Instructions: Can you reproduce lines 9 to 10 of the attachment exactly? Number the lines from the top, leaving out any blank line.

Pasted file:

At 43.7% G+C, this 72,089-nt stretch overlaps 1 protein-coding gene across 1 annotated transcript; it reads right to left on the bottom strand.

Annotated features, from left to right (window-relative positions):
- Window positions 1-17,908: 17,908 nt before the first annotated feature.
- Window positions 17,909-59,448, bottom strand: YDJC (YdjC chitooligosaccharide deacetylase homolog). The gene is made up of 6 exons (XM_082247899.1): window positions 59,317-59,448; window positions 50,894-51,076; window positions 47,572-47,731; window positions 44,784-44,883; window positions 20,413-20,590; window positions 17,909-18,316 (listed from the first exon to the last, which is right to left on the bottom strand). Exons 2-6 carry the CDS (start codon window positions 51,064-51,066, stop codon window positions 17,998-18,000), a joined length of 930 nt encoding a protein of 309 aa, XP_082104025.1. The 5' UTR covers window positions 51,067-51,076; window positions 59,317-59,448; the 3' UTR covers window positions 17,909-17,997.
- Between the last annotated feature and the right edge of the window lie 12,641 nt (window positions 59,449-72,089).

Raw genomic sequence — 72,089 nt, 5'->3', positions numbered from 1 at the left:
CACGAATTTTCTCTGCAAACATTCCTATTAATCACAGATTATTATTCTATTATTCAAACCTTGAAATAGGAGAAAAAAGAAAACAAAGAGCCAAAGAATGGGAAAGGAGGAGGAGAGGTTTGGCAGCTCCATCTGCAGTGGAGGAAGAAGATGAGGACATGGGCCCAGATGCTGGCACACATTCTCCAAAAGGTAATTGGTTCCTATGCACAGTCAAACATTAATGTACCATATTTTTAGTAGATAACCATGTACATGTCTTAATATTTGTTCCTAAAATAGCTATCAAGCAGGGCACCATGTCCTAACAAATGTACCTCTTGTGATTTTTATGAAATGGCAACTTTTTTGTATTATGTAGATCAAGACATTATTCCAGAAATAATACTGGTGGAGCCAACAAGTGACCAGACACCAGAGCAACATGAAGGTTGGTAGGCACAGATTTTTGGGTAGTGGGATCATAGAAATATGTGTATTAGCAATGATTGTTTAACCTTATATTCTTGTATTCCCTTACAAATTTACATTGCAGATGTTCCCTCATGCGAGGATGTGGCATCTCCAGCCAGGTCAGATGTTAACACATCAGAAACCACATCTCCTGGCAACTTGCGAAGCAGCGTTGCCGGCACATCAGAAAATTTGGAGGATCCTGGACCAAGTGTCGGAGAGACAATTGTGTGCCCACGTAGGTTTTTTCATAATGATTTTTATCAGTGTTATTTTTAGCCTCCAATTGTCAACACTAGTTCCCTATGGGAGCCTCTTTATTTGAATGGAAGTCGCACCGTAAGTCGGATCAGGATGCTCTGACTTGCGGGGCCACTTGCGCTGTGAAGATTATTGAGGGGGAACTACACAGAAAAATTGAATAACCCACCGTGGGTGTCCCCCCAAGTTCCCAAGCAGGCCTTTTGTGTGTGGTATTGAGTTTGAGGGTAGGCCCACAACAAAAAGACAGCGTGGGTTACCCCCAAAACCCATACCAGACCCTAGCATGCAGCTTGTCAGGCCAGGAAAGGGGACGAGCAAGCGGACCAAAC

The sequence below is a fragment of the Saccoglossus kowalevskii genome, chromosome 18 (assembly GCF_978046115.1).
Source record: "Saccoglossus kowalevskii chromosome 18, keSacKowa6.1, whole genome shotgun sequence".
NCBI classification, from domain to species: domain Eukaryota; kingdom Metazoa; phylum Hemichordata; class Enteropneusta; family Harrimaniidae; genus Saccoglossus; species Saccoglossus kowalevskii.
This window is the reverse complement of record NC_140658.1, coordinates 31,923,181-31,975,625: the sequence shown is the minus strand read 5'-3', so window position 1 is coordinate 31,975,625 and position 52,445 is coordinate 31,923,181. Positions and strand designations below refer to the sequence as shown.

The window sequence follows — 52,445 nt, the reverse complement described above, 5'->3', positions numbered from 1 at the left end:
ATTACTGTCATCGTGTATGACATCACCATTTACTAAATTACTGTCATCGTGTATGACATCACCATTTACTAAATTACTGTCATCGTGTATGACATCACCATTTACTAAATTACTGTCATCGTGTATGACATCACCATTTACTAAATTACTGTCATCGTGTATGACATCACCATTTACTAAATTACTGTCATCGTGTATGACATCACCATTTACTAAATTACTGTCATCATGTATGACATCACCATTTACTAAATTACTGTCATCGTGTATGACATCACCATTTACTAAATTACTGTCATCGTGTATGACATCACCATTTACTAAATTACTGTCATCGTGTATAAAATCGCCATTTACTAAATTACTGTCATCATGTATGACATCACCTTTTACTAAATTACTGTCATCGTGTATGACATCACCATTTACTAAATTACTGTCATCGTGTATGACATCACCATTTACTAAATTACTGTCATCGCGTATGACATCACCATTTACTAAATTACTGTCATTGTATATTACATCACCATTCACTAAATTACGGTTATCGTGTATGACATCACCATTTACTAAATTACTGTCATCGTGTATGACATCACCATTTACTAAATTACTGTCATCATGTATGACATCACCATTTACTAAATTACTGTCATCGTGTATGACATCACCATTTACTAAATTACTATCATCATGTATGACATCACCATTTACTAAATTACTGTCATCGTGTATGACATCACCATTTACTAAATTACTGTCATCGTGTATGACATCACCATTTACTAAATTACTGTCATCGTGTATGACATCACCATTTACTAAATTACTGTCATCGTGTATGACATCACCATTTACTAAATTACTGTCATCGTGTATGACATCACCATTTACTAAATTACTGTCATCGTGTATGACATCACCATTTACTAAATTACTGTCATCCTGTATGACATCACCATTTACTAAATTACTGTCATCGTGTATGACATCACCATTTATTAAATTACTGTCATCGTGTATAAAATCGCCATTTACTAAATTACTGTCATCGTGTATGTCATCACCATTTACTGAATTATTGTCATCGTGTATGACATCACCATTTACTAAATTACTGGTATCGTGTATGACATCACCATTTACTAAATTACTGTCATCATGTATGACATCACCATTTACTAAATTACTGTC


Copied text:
Source record: "Saccoglossus kowalevskii chromosome 18, keSacKowa6.1, whole genome shotgun sequence".
NCBI classification, from domain to species: domain Eukaryota; kingdom Metazoa; phylum Hemichordata; class Enteropneusta; family Harrimaniidae; genus Saccoglossus; species Saccoglossus kowalevskii.